Saving enough money for retirement is a big job, but you don’t have to go it alone

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If you’re like the millions of Americans who are retired or nearing retirement, you might be sleeping with your financial security. With the cost of everything from gas to groceries rising and the Federal Reserve raising interest rates to tame inflation, bond prices have fallen and the stock market is facing huge volatility. Is.

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Amidst all this uncertainty, Congress still believes the best way to solve America’s retirement savings crisis is to amend the Securing a Strong Retirement (SECURE) Act of 2020. The SECURE Act was originally created to address an uncomfortable fact. While 68% of workers have access to a retirement plan at work, only 51% participate, according to US Department of Labor,

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The new update — known as the “Secure Act 2.0” — expands some of its signature benefits to people who are saving for — or want to — retirement and to those who already Tapping your 401(k) and IRA nest eggs may or may not happen soon.

The SECURE Act 2.0 will require most employers to automatically enroll full-time employees in their retirement plans and automatically increase their contributions each year. It will also enable more part-time workers to participate in their employer’s plans.

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But if you’re already saving for retirement at work, these changes aren’t particularly revolutionary. In such a situation, how will the retired savers benefit? If you are between the ages of 62 and 64, you can add up to $10,000 in annual “catch-up” contributions. Outside this age limit, your catch-up provision will be limited to $6,500 in 2022.

Catch? All catch-up contributions to 401(k) plans from 2023 will be treated as after-tax Roth contributions. This means that these contributions will not reduce your taxable income. The good news is that you will never have to pay taxes when you withdraw these Roth contributions.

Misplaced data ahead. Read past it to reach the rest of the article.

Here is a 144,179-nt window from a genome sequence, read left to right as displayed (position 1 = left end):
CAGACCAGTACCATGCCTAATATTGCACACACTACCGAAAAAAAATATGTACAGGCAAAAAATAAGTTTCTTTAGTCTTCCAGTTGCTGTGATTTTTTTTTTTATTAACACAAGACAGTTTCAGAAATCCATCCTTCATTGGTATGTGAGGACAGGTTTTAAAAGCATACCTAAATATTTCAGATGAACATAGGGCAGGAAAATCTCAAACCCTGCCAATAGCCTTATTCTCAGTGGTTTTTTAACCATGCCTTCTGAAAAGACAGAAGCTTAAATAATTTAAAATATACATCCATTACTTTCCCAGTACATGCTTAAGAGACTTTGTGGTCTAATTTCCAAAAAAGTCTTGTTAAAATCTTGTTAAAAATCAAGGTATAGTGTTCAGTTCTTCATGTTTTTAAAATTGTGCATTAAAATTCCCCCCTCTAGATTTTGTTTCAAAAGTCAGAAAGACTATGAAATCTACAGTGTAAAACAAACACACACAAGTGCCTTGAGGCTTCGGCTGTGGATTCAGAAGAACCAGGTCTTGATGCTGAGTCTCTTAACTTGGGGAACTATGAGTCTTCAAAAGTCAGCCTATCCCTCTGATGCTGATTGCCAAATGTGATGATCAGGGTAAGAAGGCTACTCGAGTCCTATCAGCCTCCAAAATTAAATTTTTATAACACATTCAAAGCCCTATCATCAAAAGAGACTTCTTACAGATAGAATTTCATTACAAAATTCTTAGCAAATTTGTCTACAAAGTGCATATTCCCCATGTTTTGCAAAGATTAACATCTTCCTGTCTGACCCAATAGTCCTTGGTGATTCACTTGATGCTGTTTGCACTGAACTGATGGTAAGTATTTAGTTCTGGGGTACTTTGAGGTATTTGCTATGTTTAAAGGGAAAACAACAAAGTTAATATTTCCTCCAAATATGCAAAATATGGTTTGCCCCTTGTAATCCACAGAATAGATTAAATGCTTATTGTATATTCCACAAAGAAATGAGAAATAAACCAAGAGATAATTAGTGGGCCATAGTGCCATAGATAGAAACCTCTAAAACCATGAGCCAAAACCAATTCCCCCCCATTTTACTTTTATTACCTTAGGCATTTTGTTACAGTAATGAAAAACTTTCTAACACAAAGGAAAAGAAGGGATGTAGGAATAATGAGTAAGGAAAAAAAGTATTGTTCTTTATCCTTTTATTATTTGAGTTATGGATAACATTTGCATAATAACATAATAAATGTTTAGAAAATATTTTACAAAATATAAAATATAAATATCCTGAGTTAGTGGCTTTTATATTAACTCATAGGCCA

The other “big benefit” of Secure Act 2.0? Beginning this year, you won’t need to start taking required minimum distributions from your 401(k) plans and traditional IRAs until age 73. (The original SAFE Act raised the age from 70 to 72). This age increases to 74 in 2029. This increases to 75 in 2032.

As good as these benefits are, they are not a panacea for solving America’s retirement crisis. The hard reality is that neither the government nor your employer is in the business of making sure you’ll have enough money to retire. So you have to take matters into your own hands.

It’s your job to determine how much money you’ll need during retirement, estimate where that money will come from, and how much you’ll need to withdraw from your retirement accounts each year.

And, if it looks like your retirement savings may be depleted sooner than you wish, here’s what you might need to do about it:

1. Calculate Your Retirement ExpensesThere is a common cliché that you will need 60% to 80% of your current income to meet your expenses during retirement.

Don’t believe it. You may want to buy a second home when you retire. Or travel a lot. Don’t forget health care expenses – a year of long-term care can cost $100,000 or more.

Therefore, it is better to underestimate how much money you will need than to underestimate it. There are many free and low cost tools that can help you with this. For example, spring can help you make better decisions with your retirement plans; you need a budget Helps you prioritize everyday expenses and become more objective about your spending.

2. Estimating Your Retirement Income Sources: Next, you need to figure out whether all the income you will receive during retirement will pay for your desired retirement expenses, or will be reduced.

Some of this will come from Social Security. How much? find out by installing Your own online Social Security Administration (SSA) account, The SSA pulls data from tax returns to tell you how much you’d receive each month if you retired before or after your full retirement age (ages 66 or 67 for most people).

If you don’t want to work during retirement, the rest of your retirement income will either come from a pension (if you’re one of the lucky few who has one) and your bank, 401(k), IRA, and taxable investment accounts. .